• Some compared him with Barack Obama when he chose to run a grassroots primary campaign with the tagline “Adesso!” – “Now!” While Obama wrote books called The Audacity of Hope and Dreams from My Father, Renzi has written a book called Fuori! (Out!) about the dreams, ideas and hopes for a new generation. It tells the reader what he has learnt from football and scout camps.
  • He has also written a book call Tra De Gaspari e gli U2Between De Gaspari and U2 — on young people and the symbols of politics.

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  • Enrico Letta, the Italian prime minister, is fighting for survival and faces calls for a handover of power to “demolition man” Matteo Renzi
  • Jabhat al-Nusra is now one of the most effective and dangerous groups battling the Assad regime. The FT looks at how the al-Qaeda affiliated jihadis have won popular support despite their hardline stance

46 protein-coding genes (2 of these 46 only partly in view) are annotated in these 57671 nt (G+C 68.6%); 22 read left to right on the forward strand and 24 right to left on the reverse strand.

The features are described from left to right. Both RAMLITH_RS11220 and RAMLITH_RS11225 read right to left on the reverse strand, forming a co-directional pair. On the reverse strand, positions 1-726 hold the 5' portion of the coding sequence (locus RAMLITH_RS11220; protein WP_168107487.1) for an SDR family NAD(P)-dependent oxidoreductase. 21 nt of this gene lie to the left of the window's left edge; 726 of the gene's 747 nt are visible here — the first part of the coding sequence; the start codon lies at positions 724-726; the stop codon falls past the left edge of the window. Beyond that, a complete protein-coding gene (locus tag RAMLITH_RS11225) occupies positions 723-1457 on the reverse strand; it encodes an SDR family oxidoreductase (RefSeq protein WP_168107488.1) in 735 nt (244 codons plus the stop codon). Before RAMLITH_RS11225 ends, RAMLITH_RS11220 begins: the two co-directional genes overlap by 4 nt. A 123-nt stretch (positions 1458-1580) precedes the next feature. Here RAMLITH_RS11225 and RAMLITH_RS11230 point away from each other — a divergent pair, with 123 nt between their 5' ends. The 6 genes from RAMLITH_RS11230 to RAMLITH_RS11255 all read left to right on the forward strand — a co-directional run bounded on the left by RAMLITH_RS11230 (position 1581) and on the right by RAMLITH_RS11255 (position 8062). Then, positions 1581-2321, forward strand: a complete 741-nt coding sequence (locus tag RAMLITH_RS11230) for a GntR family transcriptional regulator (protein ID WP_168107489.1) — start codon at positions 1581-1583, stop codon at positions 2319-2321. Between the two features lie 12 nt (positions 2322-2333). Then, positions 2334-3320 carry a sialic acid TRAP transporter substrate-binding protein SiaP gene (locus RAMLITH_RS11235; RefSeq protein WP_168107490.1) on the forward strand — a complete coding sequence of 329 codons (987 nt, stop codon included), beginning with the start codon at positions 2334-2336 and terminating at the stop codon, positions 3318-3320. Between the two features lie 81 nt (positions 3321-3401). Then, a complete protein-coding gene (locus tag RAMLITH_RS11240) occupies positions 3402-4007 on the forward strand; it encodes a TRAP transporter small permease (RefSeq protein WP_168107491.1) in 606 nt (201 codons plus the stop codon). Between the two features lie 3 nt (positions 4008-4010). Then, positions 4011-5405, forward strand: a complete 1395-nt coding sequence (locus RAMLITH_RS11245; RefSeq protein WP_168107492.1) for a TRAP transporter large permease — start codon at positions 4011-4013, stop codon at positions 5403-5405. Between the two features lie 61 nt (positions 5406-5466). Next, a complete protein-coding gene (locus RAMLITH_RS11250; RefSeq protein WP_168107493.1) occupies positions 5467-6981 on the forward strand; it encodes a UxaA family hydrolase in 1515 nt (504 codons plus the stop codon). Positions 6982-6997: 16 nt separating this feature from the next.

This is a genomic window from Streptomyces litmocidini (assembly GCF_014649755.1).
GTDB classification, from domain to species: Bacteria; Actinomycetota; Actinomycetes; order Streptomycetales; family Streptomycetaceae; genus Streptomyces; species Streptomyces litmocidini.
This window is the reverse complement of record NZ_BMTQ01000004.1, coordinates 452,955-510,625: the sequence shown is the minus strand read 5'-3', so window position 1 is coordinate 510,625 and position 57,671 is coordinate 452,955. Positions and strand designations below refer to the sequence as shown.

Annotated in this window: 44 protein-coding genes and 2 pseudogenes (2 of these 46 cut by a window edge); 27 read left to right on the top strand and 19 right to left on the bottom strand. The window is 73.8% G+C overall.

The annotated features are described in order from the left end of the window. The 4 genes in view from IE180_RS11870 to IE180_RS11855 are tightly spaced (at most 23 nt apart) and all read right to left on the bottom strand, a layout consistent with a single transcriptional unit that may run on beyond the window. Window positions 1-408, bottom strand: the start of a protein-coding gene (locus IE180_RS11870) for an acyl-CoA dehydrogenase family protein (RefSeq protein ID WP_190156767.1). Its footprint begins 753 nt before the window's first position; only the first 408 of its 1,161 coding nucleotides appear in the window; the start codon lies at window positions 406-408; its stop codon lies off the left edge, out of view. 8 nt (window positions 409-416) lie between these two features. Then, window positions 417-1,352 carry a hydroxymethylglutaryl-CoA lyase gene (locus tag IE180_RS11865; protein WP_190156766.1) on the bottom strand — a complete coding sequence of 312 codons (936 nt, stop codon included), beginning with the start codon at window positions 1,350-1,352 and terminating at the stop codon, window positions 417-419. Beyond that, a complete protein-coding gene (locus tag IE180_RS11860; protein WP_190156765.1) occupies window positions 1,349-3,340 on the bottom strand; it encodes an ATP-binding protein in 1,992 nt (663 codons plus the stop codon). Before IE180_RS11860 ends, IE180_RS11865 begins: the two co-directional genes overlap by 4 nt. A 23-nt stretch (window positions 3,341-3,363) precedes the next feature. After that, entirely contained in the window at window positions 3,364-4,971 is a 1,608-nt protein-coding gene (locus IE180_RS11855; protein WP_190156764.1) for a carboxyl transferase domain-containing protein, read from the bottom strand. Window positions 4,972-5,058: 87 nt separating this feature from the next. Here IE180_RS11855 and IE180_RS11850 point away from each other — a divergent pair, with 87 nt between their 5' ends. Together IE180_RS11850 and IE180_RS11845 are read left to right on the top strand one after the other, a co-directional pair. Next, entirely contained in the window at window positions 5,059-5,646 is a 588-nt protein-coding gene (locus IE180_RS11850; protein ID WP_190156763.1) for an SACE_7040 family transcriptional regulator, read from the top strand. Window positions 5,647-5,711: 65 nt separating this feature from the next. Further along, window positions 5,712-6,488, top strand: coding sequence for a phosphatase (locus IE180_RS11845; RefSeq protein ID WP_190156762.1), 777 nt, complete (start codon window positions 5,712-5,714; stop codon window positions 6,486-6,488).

• While countries in southern Europe are beset by youth unemployment, German companies are desperately trying to hold on to older workers
  • A Sudanese tycoon talks to the FT about doing business against a backdrop of sanctions and crises
  • Iran has become a hub for IVF treatment in the Middle East and would-be parents are trying to reconcile their treatment with Islamic law

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  • The prospect of intelligent machines improving human lives will depend on how the gains are produced and distributed, says Martin Wolf.
  • Hassan Rouhani has fended off the hardliners and can count on the support of the supreme leader, but this depends on his being able to secure a longer-term nuclear deal that leads to a removal of sanctions.
  • If Japan is really to put “women power” to work, it needs more revolutionary change, argues David Pilling.
  • Ugly people are oppressed and to “imagine we could ever completely overcome this kind of natural inheritance… is a fantasy” according to Jonny Thakkar, a lecturer at Princeton.
  • An Italian monastery has become a trendy atelier for brides looking to keep their wedding costs down.
  • Without immigrants, the Swiss football team would be very different.